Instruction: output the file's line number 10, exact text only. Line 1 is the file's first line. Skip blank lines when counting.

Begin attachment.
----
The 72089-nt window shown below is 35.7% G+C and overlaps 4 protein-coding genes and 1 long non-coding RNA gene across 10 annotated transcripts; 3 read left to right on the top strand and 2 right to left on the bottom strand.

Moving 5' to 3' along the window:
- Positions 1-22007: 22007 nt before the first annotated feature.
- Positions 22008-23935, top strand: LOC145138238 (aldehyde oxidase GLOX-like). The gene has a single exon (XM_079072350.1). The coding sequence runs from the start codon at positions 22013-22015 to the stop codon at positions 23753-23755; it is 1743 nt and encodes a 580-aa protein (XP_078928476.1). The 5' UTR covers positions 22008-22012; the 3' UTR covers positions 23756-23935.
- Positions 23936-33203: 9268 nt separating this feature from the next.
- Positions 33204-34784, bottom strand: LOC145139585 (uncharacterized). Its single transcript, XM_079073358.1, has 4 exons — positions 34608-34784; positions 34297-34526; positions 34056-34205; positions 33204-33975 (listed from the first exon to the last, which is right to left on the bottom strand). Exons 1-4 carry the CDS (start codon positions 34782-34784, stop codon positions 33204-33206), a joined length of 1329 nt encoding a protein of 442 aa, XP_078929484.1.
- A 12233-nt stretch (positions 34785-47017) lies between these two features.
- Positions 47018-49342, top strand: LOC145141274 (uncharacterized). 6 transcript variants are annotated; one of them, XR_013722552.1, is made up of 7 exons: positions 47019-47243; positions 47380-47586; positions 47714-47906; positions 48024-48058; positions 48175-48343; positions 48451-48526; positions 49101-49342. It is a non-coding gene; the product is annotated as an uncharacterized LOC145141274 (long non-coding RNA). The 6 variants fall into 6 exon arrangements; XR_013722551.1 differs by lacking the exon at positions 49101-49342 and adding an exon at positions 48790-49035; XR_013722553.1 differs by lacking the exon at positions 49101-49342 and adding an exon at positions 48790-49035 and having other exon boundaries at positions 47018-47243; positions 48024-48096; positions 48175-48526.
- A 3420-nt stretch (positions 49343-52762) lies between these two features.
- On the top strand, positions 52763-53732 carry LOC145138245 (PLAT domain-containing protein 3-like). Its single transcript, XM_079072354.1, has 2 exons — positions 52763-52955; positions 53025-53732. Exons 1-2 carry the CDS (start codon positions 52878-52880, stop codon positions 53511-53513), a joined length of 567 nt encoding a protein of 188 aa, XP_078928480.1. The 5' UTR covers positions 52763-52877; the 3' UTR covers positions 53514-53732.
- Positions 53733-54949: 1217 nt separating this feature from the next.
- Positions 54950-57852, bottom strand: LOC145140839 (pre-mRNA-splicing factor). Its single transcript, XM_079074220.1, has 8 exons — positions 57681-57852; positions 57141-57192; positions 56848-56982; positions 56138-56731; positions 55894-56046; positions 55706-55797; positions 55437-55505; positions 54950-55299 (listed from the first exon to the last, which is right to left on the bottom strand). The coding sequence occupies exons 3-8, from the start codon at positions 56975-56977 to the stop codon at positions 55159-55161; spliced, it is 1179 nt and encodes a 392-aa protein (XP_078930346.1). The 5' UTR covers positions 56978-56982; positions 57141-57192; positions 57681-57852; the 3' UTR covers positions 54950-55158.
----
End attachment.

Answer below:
- On the top strand, positions 52763-53732 carry LOC145138245 (PLAT domain-containing protein 3-like). Its single transcript, XM_079072354.1, has 2 exons — positions 52763-52955; positions 53025-53732. Exons 1-2 carry the CDS (start codon positions 52878-52880, stop codon positions 53511-53513), a joined length of 567 nt encoding a protein of 188 aa, XP_078928480.1. The 5' UTR covers positions 52763-52877; the 3' UTR covers positions 53514-53732.